Issue: May 17, 2008

Piñon needle scale causes dying of some needles on a piñon twig


We have several piñon trees that were planted in early 2007. These piñons are on an irrigation system. This spring several of them have needles that look like they are dead and on the same branch there is also new growth. What is causing the dead needles? Could it be piñon needle scale? Will whatever it is spread to my other piñons? Is there anything I can do to cure these trees?

Georgann W.


Photinia shrubs grow in much of New Mexico, but often have iron chlorosis problems. Iron chlorosis is a yellowing and sometimes dying of foliage due to an inability of these plants to extract adequate iron from our high pH soils. This may be part of your problem. If so, you will need to add a form of iron that the plant can extract from the soil. Chelated irons (iron combined with organic compounds that release the iron to the plants) are the best way to provide available iron. There are several forms of iron chelates, but according to Dr. Robert Flynn, NMSU Extension Agronomist, one works much better than the others in our calcareous (soils with high levels of calcium and high alkalinity). The preferred iron chelate is iron-EDDHA (this should be written on the label of the product along with the long chemical name that "EDDHA" abbreviates). This is not a permanent solution to the problem and must be added repeatedly (frequency depends on your specific soil conditions). Your local NMSU Cooperative Extension office can help you arrange to have your soil tested and help you interpret the soil test results.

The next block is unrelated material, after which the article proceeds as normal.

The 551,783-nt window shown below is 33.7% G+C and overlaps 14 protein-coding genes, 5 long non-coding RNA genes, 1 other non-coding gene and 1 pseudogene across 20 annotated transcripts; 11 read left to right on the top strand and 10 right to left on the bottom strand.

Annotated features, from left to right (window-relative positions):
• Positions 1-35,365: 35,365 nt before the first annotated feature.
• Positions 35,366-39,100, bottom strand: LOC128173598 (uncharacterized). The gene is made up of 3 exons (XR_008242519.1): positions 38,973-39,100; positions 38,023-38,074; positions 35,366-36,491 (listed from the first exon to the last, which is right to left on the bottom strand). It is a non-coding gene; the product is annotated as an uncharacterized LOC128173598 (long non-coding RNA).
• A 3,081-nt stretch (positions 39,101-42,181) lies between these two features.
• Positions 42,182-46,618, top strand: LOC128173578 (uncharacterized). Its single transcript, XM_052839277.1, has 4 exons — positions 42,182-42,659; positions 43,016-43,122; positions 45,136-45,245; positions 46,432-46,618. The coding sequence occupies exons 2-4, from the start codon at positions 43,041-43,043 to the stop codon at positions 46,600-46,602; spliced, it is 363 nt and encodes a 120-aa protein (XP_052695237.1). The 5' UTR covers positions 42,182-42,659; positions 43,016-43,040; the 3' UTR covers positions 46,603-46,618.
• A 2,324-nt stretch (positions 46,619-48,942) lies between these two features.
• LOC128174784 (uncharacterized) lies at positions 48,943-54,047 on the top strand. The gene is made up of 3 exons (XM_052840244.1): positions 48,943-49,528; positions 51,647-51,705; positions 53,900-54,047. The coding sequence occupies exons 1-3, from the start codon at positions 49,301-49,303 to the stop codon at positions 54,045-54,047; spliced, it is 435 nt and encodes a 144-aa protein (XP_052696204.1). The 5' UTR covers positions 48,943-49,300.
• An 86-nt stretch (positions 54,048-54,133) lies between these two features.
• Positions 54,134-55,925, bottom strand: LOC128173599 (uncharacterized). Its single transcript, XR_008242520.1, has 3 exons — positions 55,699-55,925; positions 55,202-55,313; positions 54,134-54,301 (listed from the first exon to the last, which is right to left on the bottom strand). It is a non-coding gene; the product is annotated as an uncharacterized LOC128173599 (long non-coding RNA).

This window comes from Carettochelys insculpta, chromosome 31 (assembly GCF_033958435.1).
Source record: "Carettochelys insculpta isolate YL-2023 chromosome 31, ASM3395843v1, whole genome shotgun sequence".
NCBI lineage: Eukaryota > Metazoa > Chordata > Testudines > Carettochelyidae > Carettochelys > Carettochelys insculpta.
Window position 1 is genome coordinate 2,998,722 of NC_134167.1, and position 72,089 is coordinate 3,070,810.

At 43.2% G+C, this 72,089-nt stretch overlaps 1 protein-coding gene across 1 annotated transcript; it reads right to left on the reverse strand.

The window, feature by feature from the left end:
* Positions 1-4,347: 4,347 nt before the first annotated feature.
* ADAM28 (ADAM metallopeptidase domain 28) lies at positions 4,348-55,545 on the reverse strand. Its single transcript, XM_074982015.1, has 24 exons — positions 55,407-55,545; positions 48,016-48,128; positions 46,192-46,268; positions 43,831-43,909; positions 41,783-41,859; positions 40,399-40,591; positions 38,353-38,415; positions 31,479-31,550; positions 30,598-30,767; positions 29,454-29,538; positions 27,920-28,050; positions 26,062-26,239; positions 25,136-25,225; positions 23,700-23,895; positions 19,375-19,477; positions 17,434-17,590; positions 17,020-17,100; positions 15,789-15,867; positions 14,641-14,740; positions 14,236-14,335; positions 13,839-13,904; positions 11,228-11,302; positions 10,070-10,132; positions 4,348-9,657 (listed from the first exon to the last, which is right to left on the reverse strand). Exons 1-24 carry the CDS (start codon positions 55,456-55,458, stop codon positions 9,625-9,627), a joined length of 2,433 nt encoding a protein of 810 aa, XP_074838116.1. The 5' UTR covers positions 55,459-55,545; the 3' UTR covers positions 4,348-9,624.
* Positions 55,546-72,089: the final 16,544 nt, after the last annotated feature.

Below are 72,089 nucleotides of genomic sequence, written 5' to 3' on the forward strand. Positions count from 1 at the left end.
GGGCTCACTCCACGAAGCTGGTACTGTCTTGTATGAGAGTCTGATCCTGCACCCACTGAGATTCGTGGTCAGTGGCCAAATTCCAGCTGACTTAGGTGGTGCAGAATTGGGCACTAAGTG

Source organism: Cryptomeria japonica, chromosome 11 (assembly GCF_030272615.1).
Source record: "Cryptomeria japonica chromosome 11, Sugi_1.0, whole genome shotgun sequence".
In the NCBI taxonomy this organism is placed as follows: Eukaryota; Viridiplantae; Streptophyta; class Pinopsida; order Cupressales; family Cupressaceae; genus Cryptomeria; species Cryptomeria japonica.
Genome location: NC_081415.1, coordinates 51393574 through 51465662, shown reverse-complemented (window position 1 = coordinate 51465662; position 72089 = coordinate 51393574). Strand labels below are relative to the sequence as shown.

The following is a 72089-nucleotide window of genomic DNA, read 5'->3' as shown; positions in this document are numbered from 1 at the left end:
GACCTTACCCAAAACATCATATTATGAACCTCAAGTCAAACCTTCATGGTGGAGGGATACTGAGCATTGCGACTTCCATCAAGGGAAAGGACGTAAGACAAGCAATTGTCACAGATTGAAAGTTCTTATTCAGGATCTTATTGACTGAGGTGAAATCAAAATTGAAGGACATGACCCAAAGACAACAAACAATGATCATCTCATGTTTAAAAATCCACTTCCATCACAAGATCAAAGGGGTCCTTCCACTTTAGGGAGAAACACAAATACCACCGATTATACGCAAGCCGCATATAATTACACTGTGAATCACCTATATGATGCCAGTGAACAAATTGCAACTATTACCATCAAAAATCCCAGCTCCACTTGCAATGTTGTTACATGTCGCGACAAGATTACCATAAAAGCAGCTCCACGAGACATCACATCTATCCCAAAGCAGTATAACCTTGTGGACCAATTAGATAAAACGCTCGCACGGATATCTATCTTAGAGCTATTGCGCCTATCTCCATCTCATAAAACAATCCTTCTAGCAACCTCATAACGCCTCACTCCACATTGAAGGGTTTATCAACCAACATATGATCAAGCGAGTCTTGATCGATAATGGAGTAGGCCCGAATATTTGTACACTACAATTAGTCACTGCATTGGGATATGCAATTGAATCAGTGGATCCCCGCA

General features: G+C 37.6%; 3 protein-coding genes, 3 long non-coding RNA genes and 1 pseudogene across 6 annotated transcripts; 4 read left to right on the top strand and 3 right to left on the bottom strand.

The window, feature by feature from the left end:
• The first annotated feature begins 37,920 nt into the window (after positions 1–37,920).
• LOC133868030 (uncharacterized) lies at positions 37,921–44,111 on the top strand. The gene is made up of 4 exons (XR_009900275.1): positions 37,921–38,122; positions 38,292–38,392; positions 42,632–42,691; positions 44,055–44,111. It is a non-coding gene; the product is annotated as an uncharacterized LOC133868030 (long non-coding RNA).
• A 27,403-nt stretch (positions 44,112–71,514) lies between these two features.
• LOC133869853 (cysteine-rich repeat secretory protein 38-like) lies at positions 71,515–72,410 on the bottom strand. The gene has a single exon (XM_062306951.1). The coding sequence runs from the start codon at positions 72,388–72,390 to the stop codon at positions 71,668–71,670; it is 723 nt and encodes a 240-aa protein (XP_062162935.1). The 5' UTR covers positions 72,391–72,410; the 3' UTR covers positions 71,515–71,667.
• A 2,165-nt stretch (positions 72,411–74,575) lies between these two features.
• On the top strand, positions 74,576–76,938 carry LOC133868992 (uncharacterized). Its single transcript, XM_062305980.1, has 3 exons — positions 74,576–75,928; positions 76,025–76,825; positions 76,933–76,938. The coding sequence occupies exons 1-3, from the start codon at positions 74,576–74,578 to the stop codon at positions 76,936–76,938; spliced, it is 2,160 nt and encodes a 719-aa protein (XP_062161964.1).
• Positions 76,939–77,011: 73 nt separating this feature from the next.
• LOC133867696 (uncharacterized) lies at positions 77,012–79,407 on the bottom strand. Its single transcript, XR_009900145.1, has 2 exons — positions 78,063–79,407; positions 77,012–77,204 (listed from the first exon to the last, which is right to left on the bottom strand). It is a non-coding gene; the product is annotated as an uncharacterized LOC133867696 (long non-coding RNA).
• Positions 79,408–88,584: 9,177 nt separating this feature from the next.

From your question, it seems that your plants died very quickly. This may be due to irrigation problems. Did you water sufficiently? Newly planted shrubs and trees should be watered several times a week for the first growing season. Once again the frequency depends on soil conditions. Clay soils are harder to irrigate because they absorb water slowly, but they retain the water much longer than sandy soils. An organic mulch of bark or wood chips will help the soil retain moisture as well.

The symptoms you described can also be due to over irrigation. If you irrigate too frequently, you may see fungal diseases damaging the roots of your shrubs. Addition of high levels of compost, peatmoss, and manure can cause the soil around the roots to hold too much water and cause root disease problems. Manure can itself be a problem if applied into the planting hole around the roots. Manures often contain high levels of soluble mineral salts that can damage newly forming roots.

There are other shrubs to consider. While it is possible to grow photinia in much of New Mexico, like most other broadleafed evergreens, they can suffer damage in the winter when they loose water more rapidly than they can replace if from frozen or dry soil. Many people choose junipers as a replacement. However, due to the potential for pollen allergies, it is wise to choose female juniper plants that produce the small berry-like cones rather than pollen. Arbor vitae, cypress, and hybrid cypress plants are also commonly used shrubs in New Mexico. In the right location, photinia, some hollies, India hawthorn, and other broadleaf evergreen shrubs can be grown, but they are more difficult. Better adapted broadleaf evergreen include the native mahonia plants (often called algerita and similar vernacular names). They are related to the Oregon grape holly which also grows well here.

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Marisa Y. Thompson, PhD, is the Extension Horticulture Specialist, in the Department of Extension Plant Sciences at the New Mexico State University Los Lunas Agricultural Science Center, email:, office: 505-865-7340, ext. 113.


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